KONY 2012 in Pebbles_Lauranne Boyd

The United Nations Security Council meets in June, and we intend to be there with millions of signatures, asking for an urgent response to the atrocities that are still happening in Central Africa. As June draws closer we will talk about specific action steps that you can take to make this meeting productive.

Great strides are being taken. But the LRA hasn't stopped, and neither can we.

On April 20, 2012, young people from around the world served their local communities to advocate for international justice. We could not be more impressed or more grateful for the massive amount of support, thought, courage, and unity that were displayed through the hours of dedication from all of you, our supporters.

Here is a glimpse of what we have in store in the coming months. You know us, we always have something up our sleeves.

The Liberty Triangle

This generation is changing the rules. The traditional routes of communication, influence, and authority have been reversed, and our connectedness has turned the power pyramid upside down. This generation intuitively understands that with the ability to see one another comes the responsibility to protect one other. And on April 20th, we will act on this responsibility and stand up for our friends who are suffering at the hands of international criminals of war.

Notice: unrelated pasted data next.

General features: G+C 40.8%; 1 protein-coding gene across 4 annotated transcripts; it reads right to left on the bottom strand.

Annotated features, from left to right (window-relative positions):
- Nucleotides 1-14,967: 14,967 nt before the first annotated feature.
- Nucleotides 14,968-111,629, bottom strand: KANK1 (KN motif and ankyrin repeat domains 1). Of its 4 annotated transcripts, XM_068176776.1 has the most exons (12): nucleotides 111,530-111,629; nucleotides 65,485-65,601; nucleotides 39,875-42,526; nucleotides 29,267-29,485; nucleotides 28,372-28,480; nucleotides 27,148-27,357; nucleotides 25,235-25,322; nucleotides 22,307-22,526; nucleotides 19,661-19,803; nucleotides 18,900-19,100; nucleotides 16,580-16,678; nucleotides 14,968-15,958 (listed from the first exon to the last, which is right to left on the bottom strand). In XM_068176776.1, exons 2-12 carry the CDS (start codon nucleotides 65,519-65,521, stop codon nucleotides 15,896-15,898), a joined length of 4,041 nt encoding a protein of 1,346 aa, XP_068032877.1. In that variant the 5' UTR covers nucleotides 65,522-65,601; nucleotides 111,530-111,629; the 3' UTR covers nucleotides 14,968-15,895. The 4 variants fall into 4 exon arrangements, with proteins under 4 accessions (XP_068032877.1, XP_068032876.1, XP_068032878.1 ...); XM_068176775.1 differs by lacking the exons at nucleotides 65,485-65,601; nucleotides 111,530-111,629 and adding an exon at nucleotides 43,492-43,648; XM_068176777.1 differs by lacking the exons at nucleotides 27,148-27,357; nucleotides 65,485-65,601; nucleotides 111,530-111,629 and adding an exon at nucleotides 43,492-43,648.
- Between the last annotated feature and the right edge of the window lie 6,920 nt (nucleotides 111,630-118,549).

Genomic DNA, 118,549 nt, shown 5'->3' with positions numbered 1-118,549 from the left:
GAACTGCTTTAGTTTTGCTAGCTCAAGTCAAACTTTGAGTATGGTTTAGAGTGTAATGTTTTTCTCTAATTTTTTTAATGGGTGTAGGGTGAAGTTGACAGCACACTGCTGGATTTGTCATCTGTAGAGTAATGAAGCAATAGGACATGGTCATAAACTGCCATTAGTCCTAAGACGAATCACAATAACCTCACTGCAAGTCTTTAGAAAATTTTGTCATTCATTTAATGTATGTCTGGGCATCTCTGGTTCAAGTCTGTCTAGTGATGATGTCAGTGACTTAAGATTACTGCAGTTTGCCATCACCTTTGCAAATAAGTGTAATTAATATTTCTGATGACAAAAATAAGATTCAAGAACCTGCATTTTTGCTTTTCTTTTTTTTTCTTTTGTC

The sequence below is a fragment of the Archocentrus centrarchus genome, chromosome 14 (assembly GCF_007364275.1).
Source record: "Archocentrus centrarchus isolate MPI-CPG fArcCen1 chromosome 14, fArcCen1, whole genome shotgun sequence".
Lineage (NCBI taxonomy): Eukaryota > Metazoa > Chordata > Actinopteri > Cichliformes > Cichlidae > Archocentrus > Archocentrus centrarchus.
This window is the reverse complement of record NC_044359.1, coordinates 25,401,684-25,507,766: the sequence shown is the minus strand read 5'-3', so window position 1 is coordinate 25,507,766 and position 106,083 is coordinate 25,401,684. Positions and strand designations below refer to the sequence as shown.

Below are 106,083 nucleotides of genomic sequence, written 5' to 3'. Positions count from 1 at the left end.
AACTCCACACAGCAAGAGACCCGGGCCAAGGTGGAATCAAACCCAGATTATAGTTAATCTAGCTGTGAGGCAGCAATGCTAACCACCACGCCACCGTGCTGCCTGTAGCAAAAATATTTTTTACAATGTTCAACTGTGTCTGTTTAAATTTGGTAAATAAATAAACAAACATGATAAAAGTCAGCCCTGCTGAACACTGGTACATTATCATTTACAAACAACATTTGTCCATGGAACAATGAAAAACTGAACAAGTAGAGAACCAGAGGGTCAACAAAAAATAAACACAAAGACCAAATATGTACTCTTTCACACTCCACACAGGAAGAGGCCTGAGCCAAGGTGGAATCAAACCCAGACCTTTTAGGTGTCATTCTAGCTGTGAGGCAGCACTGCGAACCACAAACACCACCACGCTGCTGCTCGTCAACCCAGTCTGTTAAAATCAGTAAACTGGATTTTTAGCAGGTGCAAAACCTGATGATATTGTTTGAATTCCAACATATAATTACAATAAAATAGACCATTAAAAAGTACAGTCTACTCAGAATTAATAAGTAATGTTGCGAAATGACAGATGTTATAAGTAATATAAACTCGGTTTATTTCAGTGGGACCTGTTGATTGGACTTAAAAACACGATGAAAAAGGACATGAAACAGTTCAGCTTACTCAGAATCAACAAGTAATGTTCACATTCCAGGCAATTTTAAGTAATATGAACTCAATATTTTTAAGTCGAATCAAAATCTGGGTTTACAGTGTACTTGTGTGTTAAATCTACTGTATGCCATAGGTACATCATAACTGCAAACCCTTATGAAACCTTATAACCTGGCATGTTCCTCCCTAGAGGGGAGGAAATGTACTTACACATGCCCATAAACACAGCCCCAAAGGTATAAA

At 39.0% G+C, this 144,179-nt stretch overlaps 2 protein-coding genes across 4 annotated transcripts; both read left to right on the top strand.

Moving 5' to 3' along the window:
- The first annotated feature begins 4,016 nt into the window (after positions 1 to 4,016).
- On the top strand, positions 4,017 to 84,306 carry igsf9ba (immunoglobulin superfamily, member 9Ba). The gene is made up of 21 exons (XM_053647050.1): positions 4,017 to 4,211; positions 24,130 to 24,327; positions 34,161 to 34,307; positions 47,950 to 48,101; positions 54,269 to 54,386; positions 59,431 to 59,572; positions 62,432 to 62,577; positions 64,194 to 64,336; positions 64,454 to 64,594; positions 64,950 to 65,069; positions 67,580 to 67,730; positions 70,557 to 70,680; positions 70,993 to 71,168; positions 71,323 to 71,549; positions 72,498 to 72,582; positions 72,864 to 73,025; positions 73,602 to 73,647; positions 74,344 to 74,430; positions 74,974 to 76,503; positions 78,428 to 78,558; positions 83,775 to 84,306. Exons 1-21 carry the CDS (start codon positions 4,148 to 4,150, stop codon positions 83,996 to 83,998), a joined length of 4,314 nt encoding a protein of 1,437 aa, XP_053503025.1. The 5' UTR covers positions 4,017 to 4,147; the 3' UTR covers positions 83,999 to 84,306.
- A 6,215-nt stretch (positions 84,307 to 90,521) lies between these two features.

The  Liberty Triangle above consists of four levels and has been turned upside down. The symbol was inspired by the 3-layer pyramid that illustrates what happened during the French Revolution.  The two smaller layers represented society's elite, while the largest layer represented the common man.  It was that third level, or third estate as they called it, that rose up with the aim of establishing individual rights for every citizen during the revolution.

In the French Revolution the third estate fought for its own rights. But in adding a fourth layer, the largest bar, we take the next step: expanding the defense of liberty and equality to the global stage. It is more than just demanding our own rights. It is demanding the rights of others, all of us, no matter where we might live. That is the fourth estate.
This symbol represents the evolving shift of power from the few to the many. As we begin the 21st century, the democratization of information provided by the internet, specifically social media, has allowed the people of the world unprecedented access to knowledge, self publication on a global scale, and emotional connection across borders. This changes the way human beings see each other. The 'otherness' that has always come from distance and cultural distinction is eroding under the weight of what really unites us: our common humanity. The Liberty Triangle represents this. We are more alike than we are different. And when we have relationships with one another, we protect one another. This modern age of connection and conversation is uniting us, and it is changing the way we as a species approach global problems.